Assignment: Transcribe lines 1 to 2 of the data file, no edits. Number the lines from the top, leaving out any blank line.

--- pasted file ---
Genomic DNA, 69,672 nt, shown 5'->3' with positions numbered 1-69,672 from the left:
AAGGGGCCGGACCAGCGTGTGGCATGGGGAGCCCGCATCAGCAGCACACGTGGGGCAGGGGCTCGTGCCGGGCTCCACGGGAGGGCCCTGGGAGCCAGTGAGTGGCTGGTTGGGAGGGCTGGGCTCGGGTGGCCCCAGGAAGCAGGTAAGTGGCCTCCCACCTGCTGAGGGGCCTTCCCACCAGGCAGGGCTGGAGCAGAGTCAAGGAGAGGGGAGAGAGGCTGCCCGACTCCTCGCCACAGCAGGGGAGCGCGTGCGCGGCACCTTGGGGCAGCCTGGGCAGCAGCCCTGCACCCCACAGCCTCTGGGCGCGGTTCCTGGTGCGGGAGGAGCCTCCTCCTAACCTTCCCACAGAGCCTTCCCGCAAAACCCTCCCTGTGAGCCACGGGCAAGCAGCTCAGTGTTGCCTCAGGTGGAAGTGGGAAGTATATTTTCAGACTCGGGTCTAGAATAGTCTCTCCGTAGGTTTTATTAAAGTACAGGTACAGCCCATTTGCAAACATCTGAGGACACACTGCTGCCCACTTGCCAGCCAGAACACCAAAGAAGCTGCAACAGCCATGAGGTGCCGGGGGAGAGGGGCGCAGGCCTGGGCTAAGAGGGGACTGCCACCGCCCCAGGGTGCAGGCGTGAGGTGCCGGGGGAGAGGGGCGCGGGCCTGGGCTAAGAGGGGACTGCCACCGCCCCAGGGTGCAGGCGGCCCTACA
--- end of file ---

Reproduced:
Genomic DNA, 69,672 nt, shown 5'->3' with positions numbered 1-69,672 from the left:
AAGGGGCCGGACCAGCGTGTGGCATGGGGAGCCCGCATCAGCAGCACACGTGGGGCAGGGGCTCGTGCCGGGCTCCACGGGAGGGCCCTGGGAGCCAGTGAGTGGCTGGTTGGGAGGGCTGGGCTCGGGTGGCCCCAGGAAGCAGGTAAGTGGCCTCCCACCTGCTGAGGGGCCTTCCCACCAGGCAGGGCTGGAGCAGAGTCAAGGAGAGGGGAGAGAGGCTGCCCGACTCCTCGCCACAGCAGGGGAGCGCGTGCGCGGCACCTTGGGGCAGCCTGGGCAGCAGCCCTGCACCCCACAGCCTCTGGGCGCGGTTCCTGGTGCGGGAGGAGCCTCCTCCTAACCTTCCCACAGAGCCTTCCCGCAAAACCCTCCCTGTGAGCCACGGGCAAGCAGCTCAGTGTTGCCTCAGGTGGAAGTGGGAAGTATATTTTCAGACTCGGGTCTAGAATAGTCTCTCCGTAGGTTTTATTAAAGTACAGGTACAGCCCATTTGCAAACATCTGAGGACACACTGCTGCCCACTTGCCAGCCAGAACACCAAAGAAGCTGCAACAGCCATGAGGTGCCGGGGGAGAGGGGCGCAGGCCTGGGCTAAGAGGGGACTGCCACCGCCCCAGGGTGCAGGCGTGAGGTGCCGGGGGAGAGGGGCGCGGGCCTGGGCTAAGAGGGGACTGCCACCGCCCCAGGGTGCAGGCGGCCCTACA